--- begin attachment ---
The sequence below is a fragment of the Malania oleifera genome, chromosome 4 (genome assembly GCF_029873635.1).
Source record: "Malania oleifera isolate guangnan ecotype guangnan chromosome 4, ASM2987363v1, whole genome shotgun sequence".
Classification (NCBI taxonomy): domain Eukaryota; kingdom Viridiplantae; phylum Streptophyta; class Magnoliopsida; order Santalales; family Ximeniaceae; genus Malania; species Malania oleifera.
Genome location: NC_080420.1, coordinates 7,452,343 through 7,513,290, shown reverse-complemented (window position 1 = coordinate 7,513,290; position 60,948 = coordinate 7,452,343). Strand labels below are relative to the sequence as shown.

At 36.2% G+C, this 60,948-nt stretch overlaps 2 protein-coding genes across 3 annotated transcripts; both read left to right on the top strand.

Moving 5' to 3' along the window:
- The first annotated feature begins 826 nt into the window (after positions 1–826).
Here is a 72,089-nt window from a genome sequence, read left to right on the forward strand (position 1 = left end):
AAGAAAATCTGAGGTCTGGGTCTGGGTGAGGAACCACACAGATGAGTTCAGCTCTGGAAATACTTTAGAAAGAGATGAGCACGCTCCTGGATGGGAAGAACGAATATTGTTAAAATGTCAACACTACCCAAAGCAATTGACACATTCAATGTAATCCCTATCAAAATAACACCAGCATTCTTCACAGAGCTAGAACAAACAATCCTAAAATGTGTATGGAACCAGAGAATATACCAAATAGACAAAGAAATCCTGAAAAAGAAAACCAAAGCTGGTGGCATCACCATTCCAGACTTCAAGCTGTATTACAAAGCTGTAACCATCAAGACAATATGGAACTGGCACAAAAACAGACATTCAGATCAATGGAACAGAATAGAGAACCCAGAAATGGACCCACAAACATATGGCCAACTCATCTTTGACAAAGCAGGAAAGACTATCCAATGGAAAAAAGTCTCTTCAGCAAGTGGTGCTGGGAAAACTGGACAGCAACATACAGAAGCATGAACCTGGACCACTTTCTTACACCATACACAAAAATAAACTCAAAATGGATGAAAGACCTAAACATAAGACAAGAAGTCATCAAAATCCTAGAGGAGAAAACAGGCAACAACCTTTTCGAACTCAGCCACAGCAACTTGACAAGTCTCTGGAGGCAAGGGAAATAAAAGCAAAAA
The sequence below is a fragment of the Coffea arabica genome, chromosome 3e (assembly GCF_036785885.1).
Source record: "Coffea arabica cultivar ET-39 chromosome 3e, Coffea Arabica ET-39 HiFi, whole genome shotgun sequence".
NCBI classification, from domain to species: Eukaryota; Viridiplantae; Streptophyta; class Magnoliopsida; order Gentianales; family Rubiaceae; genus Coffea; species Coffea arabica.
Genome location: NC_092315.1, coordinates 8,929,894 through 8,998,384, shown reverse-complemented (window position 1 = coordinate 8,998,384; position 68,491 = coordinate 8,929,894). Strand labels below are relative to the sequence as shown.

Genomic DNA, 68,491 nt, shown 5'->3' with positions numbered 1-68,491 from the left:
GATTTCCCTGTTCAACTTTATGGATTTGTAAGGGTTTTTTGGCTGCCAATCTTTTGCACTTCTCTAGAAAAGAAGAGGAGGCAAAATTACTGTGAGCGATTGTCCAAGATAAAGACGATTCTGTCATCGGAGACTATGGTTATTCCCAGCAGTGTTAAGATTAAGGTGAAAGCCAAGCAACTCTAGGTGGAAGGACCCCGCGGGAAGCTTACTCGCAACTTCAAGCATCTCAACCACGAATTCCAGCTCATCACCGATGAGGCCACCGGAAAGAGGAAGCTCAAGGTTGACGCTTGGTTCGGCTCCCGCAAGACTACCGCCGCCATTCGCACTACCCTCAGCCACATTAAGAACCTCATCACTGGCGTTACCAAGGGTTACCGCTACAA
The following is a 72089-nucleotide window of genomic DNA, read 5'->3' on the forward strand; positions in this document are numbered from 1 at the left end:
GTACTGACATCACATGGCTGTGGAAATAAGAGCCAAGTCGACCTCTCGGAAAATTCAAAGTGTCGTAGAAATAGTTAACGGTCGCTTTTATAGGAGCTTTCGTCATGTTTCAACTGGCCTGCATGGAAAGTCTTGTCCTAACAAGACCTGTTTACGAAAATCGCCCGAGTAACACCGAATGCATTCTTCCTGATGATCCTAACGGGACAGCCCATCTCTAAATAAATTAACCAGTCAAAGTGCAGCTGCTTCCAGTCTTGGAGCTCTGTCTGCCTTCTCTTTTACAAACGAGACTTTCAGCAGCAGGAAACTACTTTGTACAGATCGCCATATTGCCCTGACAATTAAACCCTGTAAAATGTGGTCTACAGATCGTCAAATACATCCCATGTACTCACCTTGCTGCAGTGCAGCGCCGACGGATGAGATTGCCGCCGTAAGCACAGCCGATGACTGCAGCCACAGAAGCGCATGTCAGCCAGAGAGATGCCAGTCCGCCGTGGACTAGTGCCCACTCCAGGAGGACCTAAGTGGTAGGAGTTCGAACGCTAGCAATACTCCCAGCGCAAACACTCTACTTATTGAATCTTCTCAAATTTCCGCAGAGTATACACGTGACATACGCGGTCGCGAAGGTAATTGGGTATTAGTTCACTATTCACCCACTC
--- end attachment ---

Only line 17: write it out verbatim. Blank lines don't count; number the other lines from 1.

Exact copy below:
GTACTGACATCACATGGCTGTGGAAATAAGAGCCAAGTCGACCTCTCGGAAAATTCAAAGTGTCGTAGAAATAGTTAACGGTCGCTTTTATAGGAGCTTTCGTCATGTTTCAACTGGCCTGCATGGAAAGTCTTGTCCTAACAAGACCTGTTTACGAAAATCGCCCGAGTAACACCGAATGCATTCTTCCTGATGATCCTAACGGGACAGCCCATCTCTAAATAAATTAACCAGTCAAAGTGCAGCTGCTTCCAGTCTTGGAGCTCTGTCTGCCTTCTCTTTTACAAACGAGACTTTCAGCAGCAGGAAACTACTTTGTACAGATCGCCATATTGCCCTGACAATTAAACCCTGTAAAATGTGGTCTACAGATCGTCAAATACATCCCATGTACTCACCTTGCTGCAGTGCAGCGCCGACGGATGAGATTGCCGCCGTAAGCACAGCCGATGACTGCAGCCACAGAAGCGCATGTCAGCCAGAGAGATGCCAGTCCGCCGTGGACTAGTGCCCACTCCAGGAGGACCTAAGTGGTAGGAGTTCGAACGCTAGCAATACTCCCAGCGCAAACACTCTACTTATTGAATCTTCTCAAATTTCCGCAGAGTATACACGTGACATACGCGGTCGCGAAGGTAATTGGGTATTAGTTCACTATTCACCCACTC